New team launches Bronco II SOCOM Armed Overwatch bid

Leidos has announced that it will lead a team effort to offer the Bronco II light attack/multi-mission aircraft for the US Special Operations Command (SOCOM) Armed Overwatch prototype programme.

The US-based science and technology company announced that it had entered a teaming agreement with Paramount Group USA and Vertex Aerospace to offer the platform to SOCOM. In this partnership, Leidos will act as the prime contractor, with the other two companies being primary teammates.

Gerry Fasano, president of Leidos Defense Group, said: “[The company] has a long history as a premier provider of airborne solutions… The Bronco II demonstrates our commitment to providing the best-of-breed in technology, as well as our agility in meeting the needs of our country’s national security missions. This offering will leverage each company’s expertise to deliver cost-effective innovations for the warfighter.”

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Leidos, Paramount Group and Vertex Aerospace officially announced their team up to offer the Bronco II to the US SOCOM on May 4. Bronco II

The Bronco II was designed by South African-based Paramount Group in 2009. Originally known as the Advanced High Performance Reconnaissance Light Aircraft (AHRLAC), the platform was rebranded as the Bronco II in 2018, when the company offered the type in the US Air Force’s light attack aircraft campaign. Its name pays homage to the North American-Rockwell OV-10 Bronco – a light attack/reconnaissance aircraft of a similar design which saw extensive US combat service during the Vietnam War.

The Bronco II employs a light twin boom tail and high forward-swept wing design, with a stadium seated tandem cockpit configuration. It features a retractable trailing link tricycle landing gear and is powered by a single Pratt & Whitney PT6A-66B turboprop in a pusher propeller setup.

In terms of armament, the platform has six under wing hardpoints with a load capacity of up to 620lbs (281kg) and an option for two on its belly. It can be equipped with a range of weapon systems, comprising unguided/guided rockets and precision munitions. The aircraft has 19 sensor mounting points located around the platform to provide a 360° area of coverage.

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Bronco II 

A unique application of the Bronco II is its reconfigurable conformal mission bay, located in the aircraft’s belly. This module provides increase mission flexibility as it allows for rapid system changes, updates and integration through an open systems architecture design which separates mission systems from flight control management software. The conformal mission bays are interchangeable, enabling the Bronco II to perform different tasks, as required by the operator, with only quick and minor changes being made to the platform’s setup. According to Paramount Group, it can be equipped with an electro-optical/infrared (EO/IR) system, an electronic intelligence (ELINT) or signals intelligence (SIGINT) module or it can be outfitted to carry medical supplies, fuel drums and resupply kits, which can be deployed into the combat zone via an airdrop. The company adds that this capability can “reconfigure the mission while remotely deployed in less than two hours.”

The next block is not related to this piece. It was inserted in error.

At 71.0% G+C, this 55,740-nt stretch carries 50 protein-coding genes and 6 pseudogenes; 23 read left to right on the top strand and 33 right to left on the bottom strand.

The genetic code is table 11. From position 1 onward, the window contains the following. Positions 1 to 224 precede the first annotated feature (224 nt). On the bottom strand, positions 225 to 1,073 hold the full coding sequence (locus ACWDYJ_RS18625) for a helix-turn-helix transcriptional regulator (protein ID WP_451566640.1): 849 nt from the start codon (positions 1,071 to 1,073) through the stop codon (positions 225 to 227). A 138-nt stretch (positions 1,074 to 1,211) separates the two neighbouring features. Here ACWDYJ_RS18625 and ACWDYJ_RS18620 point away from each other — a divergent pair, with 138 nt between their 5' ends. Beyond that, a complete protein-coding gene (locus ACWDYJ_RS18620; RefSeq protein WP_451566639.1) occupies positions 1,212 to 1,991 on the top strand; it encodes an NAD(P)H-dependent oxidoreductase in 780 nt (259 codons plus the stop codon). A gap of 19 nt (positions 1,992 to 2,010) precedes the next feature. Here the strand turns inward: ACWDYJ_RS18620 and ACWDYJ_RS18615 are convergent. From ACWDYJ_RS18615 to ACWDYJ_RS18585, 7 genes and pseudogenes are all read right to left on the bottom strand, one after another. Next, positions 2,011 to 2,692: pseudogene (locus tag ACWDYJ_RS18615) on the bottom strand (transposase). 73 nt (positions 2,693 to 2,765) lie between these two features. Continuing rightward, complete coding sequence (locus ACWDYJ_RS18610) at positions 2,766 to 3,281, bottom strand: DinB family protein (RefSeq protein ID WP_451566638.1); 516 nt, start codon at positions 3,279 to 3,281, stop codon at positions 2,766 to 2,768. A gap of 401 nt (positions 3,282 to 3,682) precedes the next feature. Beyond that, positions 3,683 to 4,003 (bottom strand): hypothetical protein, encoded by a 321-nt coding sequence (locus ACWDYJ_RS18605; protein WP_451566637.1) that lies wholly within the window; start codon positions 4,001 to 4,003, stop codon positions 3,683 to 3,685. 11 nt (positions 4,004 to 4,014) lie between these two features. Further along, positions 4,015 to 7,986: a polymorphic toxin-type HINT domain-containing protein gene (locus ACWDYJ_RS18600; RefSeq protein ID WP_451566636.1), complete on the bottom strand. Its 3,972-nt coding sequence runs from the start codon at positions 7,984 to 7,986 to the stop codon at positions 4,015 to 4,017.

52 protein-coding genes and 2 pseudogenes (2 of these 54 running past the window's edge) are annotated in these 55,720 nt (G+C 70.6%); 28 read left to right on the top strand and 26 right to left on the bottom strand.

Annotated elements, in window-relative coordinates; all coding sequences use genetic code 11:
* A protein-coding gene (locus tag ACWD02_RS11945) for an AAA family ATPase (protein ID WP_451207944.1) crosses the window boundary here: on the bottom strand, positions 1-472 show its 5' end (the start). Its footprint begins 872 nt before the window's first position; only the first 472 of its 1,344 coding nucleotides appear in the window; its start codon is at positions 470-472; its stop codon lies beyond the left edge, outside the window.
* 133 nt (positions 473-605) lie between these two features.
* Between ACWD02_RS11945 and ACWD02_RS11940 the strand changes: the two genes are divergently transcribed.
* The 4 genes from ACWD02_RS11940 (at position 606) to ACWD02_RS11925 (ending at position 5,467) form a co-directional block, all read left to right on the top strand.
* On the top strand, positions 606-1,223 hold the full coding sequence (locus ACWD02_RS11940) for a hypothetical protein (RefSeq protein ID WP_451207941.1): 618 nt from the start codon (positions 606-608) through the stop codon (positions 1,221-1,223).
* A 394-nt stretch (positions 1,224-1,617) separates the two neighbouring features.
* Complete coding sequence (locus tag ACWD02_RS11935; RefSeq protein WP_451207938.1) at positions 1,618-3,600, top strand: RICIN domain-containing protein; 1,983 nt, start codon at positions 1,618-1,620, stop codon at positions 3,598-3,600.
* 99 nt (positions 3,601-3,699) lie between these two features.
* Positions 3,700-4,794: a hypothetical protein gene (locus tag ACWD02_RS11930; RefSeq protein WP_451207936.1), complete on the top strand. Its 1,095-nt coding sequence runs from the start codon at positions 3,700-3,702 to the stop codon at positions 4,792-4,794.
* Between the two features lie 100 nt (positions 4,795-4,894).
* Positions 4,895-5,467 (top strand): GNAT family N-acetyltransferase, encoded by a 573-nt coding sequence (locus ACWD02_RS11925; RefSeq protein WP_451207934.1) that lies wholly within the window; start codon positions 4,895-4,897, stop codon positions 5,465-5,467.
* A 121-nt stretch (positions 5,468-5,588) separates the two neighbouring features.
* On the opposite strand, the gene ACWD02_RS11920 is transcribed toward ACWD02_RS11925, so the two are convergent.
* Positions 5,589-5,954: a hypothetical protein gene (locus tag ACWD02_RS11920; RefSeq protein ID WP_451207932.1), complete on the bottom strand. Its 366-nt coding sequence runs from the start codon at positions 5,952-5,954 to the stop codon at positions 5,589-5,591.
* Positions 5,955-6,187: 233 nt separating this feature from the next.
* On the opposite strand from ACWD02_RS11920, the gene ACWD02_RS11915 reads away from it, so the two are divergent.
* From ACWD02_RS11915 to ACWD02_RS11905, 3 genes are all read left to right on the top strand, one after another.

In terms of deployablility, a single Bronco II can be dismantled and transported in a 40ft (12m) shipping container. Considering the USAF’s transport aircraft fleet, a C-130J Super Hercules can carry one of these containers, whereas a C-17A Globemaster III can carry two.

The platform has a maximum speed of 272kts (313mph or 503km/h), a stall speed of 62kts (71mph or 114km/h) – which allows for slower and quieter flying over combat zones for longer periods of time. Using its internal fuel load, the aircraft has a total range of 1,496 miles (2,407km), but with external tanks this is increased to 2,301 miles (3,704km). The Bronco II also boasts an endurance or more than six and half hours.

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Bronco II

SOCOM announced earlier this year that it hopes to buy a total of 75 light attack aircraft and plans to begin a flight demonstration as part of its Armed Overwatch programme this November. If the command elects to continue with the programme, one company will be awarded a production contract for the aircraft to be delivered over a five- to seven-year period. These aircraft will replace SOCOM’s extensively used U-28 Draco tactical airborne intelligence, surveillance and reconnaissance (ISR) aircraft fleet – which entered service in 2006.

According to SOCOM, “the Armed Overwatch programme will provide special operations forces deployable, affordable and sustainable single-engined fixed-wing manned aircraft systems fulfilling close air support, armed intelligence, surveillance and reconnaissance, strike coordination and reconnaissance, and forward air controller requirements in austere and permissive environments for the countering-violent extremist organisation missions.”

It will not be an easy contract to win for the Bronco II – which has yet to be purchased by any military air arm – as it comes up against combat proven competitors. The platform will likely be competing against Embraer Defense & Security/Sierra Nevada Corporation’s A-29 Super Tucano and Textron Aviation’s AT-6B/C Wolverine, which have both been ordered by the USAF and other international air arms for light attack/counterterrorism duties. Textron Aviation’s Scorpion, Aero Vodochody/Israeli Aerospace Industries’ F/A-259 Striker – a revamped version of the L-159 Advanced Light Combat Aircraft (ALCA) – and Air Tractor/L3 Technologies’ AT-802L Longsword could all also be very much in contention for this key upcoming US contract.